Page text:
Posted by Dr Fro 9:06 PM
WSOP 2007 on ESPN
I promised a post on the WSOP coverage. I have watched every week, and I have plenty of thoughts every week, but I have trouble organizing them in a meaningful way into an interesting blog post. So try no more! Here is an uninteresting blog post that is organized in no meaningful way.
First of all, to argue about whether High Stakes Poker or WSOP is the best poker show on TV is comparing apples and oranges. HSP is like an Oscar Award winning movie. WSOP is like watching the Oscars. The WSOP coverage is not really about the playing of poker. It is a celebration of the poker life.
I think they do a good job of capturing certain things in their coverage. For instance, when they ended the episode with the bubble popping leaving all remaining players knowing they were now in the money, I think ESPN did an excellent job of contrasting some agonizing hands that were potential bubble busters with the widespread celebration once the bubble burst. I recall Padilla describing the moment in 2005 well, and the coverage seemed to capture on camera what Padilla captured on the blog.
I love the way most people bust out and they show just how little any one cares. Dog eat dog world; exit is this way. I love how they highlight players that are chip leaders only to show them bust out hours later. I love watching pros lose on a massive suckout. You do get a very good sense of just how devastating the thing can be.
When I first saw Hevad Khan on TV, I thought the same thing as everyone else: This guy is annoying. I told Jane, “If he is ever at the featured table with Humberto Brenes, kill me.” Well, they were together last night, and I am glad Jane opted out of killing me. Are there any two more annoying players in poker? That said, are there many players that are better? More on that later.
I have always been interested in ESPN’s inclination to focus on mini-celebrities rather than just the big-name pros and the Cinderella stories. For instance, in 2003, they focused on Dutch Boyd. At the time, 99% of ESPN watchers did not know Dutch Boyd from Pink Floyd, but if you were a regular at rgp at the time, you knew who he was. This year, they have focused on guys like Kirk Morrison, also unknown to most of their audience but well known among the hardcore. Ditto with Kenny Tran. Well known if you are a professional poker player, but he’s no Doyle Brunson. And of course, there is Hevad Khan.
Hevad falls into the strange category of internet celebrity. I am not that big of an Internet geek, but even I know some of the biggest Internet poker celebs – Jennicide of internet poker and moderate-hotness fame, Russ GCA of poker forum fame, JJProdigy of multiple account infamy, and yes, Hevad Khan. Hevad Khan was rumored to be a bot on rgp. The reason was that he typically played 20 SNGs simultaneously, and at one time played over 40 tables simultaneously. Hell, I can open that many windows, but Khan won a shit load of money doing this. That is truly amazing. I had been wondering if/when ESPN would talk about this, and they finally did last night. He actually got his account suspended for a period of time until he proved that he was a human playing all those SNGs.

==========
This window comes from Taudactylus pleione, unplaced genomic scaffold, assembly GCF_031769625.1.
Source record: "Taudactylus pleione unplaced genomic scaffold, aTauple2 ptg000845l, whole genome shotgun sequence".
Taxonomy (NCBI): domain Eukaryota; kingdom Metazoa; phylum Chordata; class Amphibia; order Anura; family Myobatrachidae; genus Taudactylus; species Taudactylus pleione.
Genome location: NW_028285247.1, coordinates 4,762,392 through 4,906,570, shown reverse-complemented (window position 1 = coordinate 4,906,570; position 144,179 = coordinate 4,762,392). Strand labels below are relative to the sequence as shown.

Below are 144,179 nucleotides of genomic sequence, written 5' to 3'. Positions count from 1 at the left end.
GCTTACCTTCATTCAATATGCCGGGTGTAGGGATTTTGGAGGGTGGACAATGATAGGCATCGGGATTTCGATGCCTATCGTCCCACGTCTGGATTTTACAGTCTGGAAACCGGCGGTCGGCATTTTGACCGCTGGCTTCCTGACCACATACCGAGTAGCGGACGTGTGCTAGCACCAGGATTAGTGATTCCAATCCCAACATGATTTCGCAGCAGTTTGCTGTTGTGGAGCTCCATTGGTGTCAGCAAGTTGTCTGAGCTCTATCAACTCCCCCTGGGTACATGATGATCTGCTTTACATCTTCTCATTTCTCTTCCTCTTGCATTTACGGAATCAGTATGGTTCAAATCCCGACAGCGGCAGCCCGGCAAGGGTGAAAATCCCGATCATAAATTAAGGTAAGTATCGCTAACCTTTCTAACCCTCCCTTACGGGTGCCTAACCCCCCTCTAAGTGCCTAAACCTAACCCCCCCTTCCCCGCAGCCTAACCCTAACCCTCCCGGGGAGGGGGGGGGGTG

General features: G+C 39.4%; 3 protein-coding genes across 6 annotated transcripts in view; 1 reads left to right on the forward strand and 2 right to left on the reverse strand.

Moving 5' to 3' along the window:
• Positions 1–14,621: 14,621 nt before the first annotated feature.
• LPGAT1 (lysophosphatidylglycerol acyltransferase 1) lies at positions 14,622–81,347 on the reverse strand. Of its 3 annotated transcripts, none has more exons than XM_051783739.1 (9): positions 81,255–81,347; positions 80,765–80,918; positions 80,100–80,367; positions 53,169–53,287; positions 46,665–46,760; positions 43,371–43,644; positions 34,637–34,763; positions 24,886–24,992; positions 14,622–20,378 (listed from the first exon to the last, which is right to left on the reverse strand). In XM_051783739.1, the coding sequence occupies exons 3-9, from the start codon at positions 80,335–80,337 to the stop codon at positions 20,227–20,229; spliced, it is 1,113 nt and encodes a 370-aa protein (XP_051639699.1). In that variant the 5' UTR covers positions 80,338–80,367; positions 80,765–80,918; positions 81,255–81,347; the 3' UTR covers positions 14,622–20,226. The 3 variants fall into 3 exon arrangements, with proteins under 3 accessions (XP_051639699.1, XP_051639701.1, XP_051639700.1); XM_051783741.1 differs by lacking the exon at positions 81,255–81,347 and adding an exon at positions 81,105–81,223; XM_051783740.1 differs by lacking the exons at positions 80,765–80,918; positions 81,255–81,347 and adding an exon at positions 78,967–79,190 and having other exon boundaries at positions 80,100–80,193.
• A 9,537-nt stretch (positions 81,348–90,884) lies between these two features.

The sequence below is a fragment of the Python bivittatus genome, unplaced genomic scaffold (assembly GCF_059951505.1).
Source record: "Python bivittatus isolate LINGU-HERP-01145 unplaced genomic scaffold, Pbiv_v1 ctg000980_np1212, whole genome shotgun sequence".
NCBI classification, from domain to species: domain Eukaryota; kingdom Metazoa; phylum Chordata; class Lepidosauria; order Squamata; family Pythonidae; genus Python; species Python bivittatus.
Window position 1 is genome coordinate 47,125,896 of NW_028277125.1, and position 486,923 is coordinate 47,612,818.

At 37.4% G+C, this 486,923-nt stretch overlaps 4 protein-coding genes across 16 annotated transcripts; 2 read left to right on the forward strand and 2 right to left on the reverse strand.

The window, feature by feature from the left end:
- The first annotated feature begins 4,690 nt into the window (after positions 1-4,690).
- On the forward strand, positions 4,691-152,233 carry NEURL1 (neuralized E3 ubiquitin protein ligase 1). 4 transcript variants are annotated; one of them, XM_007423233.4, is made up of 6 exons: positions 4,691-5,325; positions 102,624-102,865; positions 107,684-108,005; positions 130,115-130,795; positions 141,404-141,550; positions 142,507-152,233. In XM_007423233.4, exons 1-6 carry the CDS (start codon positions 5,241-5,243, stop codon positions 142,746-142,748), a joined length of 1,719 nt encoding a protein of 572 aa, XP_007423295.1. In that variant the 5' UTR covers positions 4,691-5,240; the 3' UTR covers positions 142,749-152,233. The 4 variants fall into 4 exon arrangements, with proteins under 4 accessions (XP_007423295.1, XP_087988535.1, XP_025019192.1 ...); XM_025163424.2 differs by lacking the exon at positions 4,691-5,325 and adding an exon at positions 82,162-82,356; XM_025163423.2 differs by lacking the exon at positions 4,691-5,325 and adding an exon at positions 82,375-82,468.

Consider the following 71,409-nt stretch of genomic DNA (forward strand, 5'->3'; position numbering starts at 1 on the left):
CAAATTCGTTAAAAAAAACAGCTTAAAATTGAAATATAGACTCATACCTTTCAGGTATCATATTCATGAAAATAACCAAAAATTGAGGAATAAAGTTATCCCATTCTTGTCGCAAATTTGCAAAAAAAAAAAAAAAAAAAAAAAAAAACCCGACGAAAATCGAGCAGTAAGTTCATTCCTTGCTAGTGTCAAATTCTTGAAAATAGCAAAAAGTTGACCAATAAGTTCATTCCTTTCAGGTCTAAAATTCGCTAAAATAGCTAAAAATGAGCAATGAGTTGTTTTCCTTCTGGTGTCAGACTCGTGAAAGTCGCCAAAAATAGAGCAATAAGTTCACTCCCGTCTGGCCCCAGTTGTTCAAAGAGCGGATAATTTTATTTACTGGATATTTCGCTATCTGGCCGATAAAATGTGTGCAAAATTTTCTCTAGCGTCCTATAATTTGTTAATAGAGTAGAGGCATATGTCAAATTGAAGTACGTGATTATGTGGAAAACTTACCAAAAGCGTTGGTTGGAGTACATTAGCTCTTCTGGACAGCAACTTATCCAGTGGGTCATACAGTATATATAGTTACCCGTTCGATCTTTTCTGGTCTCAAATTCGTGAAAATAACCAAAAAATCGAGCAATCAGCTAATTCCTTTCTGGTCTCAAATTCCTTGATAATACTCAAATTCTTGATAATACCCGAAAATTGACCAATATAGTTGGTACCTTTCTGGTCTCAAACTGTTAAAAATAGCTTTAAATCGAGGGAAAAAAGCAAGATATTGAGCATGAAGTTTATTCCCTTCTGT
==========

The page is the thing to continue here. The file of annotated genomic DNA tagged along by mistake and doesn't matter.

Here it is:
Now you can hate the player if you want, but the dude does have some unbelievable skills.
Much ado has been made of the three-way tie for the record for most WSOP cashes. The tie at 8 and is between Michael Binger (2007), Humberto Brenes (2006) and Phil Hellmuth (2006). It only occurred to me last night that as difficult as it has become to win the Main Event, it has gotten easier to cash. The percentage of players that cash in an event is constant around 10%. So growing fields don't really make it any less likely to cash. However, the explosion in the number of events offered certainly does. Thus, we shouldn't be surprised that the record was set in 2006 and tie in 2007.
And then there is the ubiquitous Humberto Brenes. Although his contrived shtick is tired, he is clearly a very good tournament player. He cashed eight times last year and he seems to make it late in just about every event on TV. So I will give him props. But kill me if I ever have to sit at a table with him.
OK, one more WSOP observation. Chris Moneymaker has really proven that he is awesome at poker ever since he won it all in 2003. Not! Man, contrast that with how well Raymer and Aussie Aussie Aussie have done. Even Jamie Gold, ass he may be, has played better poker than Moneymaker. Moneymaker's 15 minutes are over (except for the token coverage he gets in an early WSOP episode each year, which are really 15 minutes of train-wreck watching, the poker equivalent of starring on the Surreal Life).